Jacob Rogers at Cheatham County Central High in Ashland City, TN who killed himself yesterday morning because he could no longer take the bullying over his sexuality. According to the article he had spent four years at the school. But his senior year got so bad that he recently dropped out. Apparently he had complained over and over but was ignored by the staff and teachers at the school. As I read and watched this story I felt so much anger rising within me. I remember those feelings well from when I was in high school; intimidation, fear, hiding within myself, uncertain where to turn. At the time I really didn’t know what gay was or could even label it as such. I was just different drawn to things girls did like cooking and sewing instead of what the boys did like football and basketball. During those days I really didn’t engage in sexual activity but I certainly recognized the attraction. But that was some thirty years back. How can we still live in a time when others can still be humiliated by others and the ones in charge look the other way. I keep thinking the world has evolved so much since my youth. There is so much positive information about being gay in the modern media that it no longer carries the negative connotation it once had. It seems that every show now has a gay character or is played by open gay actors. You hear about the fight for gay marriage just about every day. It many ways it strengthened me early on as I somehow came to acceptance of what I was and held my head high with dignity and pride. Once I came to that acceptance of myself I felt I gained the respect of others and become a positive roll model of what a healthy gay person could be. But I also saw the world around me changing as the awareness grew. In many ways I think my parents struggled with it more then I ever did because they were always fearful for me and, in a sense, that alienated me from them. I remember my father once seeing a clip on the news about a gay march in New York commenting on how the media only choose to show the outrageousness of gay culture of drag queens, leather men, and mostly naked sissy’s dancing about. He said “this isn’t you, you are just normal. It doesn’t do your cause any good to be represented at such.” And I remember saying we are all different and express who we are in different ways. I embrace this difference and it’s what I love about being gay. Living in Montana we experience the extreme. We have fabulous drag queens, who are wickedly funny and rather amusing, and we have many a gay cowboys. I photograph both! I love both and see the best of myself in either direction of that spectrum. In fact have seen cowboys swap their heels of a boot to a pump and transform themselves within an hour or so from one to the other. These are the ones I admire the most. I have often thought about putting together a show about Cowboys and Drag Queens, the backstage life of a rodeo or a drag show. There are so many similarities as they are not that far apart as they are perceived.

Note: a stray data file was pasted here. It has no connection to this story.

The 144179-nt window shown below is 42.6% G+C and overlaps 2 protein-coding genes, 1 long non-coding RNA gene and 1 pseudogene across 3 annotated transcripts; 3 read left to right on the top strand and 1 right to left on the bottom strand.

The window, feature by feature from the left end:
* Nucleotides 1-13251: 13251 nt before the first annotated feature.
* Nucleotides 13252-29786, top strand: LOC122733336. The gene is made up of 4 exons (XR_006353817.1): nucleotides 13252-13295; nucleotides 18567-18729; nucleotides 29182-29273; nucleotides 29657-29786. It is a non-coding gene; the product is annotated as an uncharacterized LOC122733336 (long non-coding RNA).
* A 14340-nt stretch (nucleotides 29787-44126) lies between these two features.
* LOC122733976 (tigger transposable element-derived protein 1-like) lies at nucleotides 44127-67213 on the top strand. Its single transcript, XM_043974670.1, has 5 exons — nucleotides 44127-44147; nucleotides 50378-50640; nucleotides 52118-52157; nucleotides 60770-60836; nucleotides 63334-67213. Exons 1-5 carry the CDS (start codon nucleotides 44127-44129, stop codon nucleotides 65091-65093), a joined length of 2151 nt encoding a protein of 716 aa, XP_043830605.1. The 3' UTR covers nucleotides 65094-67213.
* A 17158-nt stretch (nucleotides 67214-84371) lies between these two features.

But my heart still sinks to know a life has been lost and I am reminded of how far I have come in my own journey and this morning aches for that stranger in Tennessee who will not experience the glory of being so unique.
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